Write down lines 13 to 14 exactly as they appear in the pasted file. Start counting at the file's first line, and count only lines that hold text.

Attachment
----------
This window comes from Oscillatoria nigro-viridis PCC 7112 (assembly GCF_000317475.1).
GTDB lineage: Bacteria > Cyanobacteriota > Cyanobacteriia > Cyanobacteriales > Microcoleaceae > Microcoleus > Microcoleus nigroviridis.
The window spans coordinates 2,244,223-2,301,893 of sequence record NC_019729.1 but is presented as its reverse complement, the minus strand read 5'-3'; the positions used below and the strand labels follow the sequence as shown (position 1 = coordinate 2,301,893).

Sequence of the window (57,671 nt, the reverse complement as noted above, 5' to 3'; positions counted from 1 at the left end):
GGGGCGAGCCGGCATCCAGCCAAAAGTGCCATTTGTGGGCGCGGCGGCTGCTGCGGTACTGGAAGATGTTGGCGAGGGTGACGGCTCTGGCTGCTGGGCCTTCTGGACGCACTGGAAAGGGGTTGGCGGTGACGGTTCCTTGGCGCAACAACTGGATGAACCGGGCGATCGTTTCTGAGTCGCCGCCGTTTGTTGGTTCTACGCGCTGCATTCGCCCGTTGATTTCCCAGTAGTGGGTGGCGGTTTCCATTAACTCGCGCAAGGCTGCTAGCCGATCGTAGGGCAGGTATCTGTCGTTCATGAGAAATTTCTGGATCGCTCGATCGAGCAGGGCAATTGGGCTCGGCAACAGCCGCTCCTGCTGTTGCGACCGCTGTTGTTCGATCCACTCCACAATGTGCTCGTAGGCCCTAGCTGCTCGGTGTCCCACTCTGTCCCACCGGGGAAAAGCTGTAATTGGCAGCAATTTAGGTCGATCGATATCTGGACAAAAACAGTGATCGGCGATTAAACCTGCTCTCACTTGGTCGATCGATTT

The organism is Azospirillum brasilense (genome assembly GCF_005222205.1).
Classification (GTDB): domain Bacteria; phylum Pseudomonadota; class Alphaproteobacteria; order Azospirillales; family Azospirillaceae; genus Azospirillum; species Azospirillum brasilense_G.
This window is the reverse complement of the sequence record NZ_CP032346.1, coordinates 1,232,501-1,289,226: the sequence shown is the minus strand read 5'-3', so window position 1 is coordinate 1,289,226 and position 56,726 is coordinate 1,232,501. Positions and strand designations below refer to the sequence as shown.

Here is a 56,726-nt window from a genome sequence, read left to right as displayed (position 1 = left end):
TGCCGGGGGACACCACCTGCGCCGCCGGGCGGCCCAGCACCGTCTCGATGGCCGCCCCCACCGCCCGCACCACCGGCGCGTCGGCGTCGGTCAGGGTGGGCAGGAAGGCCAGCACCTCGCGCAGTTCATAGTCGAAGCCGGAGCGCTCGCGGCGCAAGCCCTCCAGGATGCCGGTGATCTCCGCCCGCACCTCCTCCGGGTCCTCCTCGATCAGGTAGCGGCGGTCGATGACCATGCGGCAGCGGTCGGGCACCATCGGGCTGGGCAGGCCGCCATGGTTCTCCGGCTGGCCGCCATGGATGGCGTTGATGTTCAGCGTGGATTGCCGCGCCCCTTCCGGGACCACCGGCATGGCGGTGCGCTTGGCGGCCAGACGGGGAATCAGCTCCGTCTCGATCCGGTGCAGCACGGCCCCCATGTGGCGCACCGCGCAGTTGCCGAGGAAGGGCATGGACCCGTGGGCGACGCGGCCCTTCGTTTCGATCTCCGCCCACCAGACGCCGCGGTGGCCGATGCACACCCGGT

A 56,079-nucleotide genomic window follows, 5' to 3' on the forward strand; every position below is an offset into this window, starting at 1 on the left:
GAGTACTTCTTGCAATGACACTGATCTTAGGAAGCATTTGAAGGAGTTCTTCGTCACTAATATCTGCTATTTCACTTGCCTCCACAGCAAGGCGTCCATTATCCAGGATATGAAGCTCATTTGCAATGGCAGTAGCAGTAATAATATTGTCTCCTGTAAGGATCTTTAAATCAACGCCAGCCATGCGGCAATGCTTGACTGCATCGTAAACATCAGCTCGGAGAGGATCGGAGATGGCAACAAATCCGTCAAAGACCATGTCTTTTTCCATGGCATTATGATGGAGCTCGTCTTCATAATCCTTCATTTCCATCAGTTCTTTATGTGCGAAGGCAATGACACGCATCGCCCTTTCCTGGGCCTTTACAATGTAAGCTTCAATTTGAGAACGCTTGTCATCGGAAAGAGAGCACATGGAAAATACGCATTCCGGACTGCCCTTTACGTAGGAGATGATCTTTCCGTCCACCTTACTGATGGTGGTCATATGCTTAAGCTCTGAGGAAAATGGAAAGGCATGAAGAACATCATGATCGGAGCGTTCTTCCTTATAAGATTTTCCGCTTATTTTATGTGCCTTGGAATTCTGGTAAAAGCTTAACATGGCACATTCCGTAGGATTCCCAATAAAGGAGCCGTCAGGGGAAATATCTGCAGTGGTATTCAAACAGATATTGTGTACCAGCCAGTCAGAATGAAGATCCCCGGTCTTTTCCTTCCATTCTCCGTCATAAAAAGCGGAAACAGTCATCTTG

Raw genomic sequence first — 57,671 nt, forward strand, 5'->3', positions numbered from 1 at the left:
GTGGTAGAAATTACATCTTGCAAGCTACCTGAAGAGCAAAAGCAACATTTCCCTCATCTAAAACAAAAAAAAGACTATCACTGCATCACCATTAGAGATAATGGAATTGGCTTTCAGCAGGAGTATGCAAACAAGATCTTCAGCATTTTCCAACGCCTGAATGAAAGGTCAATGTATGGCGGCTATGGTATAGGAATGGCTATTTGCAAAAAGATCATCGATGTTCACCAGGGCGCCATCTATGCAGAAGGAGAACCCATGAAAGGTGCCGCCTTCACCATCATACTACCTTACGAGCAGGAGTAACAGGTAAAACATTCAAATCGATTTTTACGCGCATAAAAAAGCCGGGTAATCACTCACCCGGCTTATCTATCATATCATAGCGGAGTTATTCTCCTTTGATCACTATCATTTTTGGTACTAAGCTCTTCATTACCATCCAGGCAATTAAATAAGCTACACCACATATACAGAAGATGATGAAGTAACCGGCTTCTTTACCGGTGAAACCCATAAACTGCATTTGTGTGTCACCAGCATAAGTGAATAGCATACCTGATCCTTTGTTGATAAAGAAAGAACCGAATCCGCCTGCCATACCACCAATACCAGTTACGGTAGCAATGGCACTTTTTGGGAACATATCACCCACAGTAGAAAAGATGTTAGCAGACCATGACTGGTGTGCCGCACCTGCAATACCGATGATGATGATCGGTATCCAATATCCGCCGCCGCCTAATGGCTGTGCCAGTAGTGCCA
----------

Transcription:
Raw genomic sequence first — 57,671 nt, forward strand, 5'->3', positions numbered from 1 at the left:
GTGGTAGAAATTACATCTTGCAAGCTACCTGAAGAGCAAAAGCAACATTTCCCTCATCTAAAACAAAAAAAAGACTATCACTGCATCACCATTAGAGATAATGGAATTGGCTTTCAGCAGGAGTATGCAAACAAGATCTTCAGCATTTTCCAACGCCTGAATGAAAGGTCAATGTATGGCGGCTATGGTATAGGAATGGCTATTTGCAAAAAGATCATCGATGTTCACCAGGGCGCCATCTATGCAGAAGGAGAACCCATGAAAGGTGCCGCCTTCACCATCATACTACCTTACGAGCAGGAGTAACAGGTAAAACATTCAAATCGATTTTTACGCGCATAAAAAAGCCGGGTAATCACTCACCCGGCTTATCTATCATATCATAGCGGAGTTATTCTCCTTTGATCACTATCATTTTTGGTACTAAGCTCTTCATTACCATCCAGGCAATTAAATAAGCTACACCACATATACAGAAGATGATGAAGTAACCGGCTTCTTTACCGGTGAAACCCATAAACTGCATTTGTGTGTCACCAGCATAAGTGAATAGCATACCTGATCCTTTGTTGATAAAGAAAGAACCGAATCCGCCTGCCATACCACCAATACCAGTTACGGTAGCAATGGCACTTTTTGGGAACATATCACCCACAGTAGAAAAGATGTTAGCAGACCATGACTGGTGTGCCGCACCTGCAATACCGATGATGATGATCGGTATCCAATATCCGCCGCCGCCTAATGGCTGTGCCAGTAGTGCCA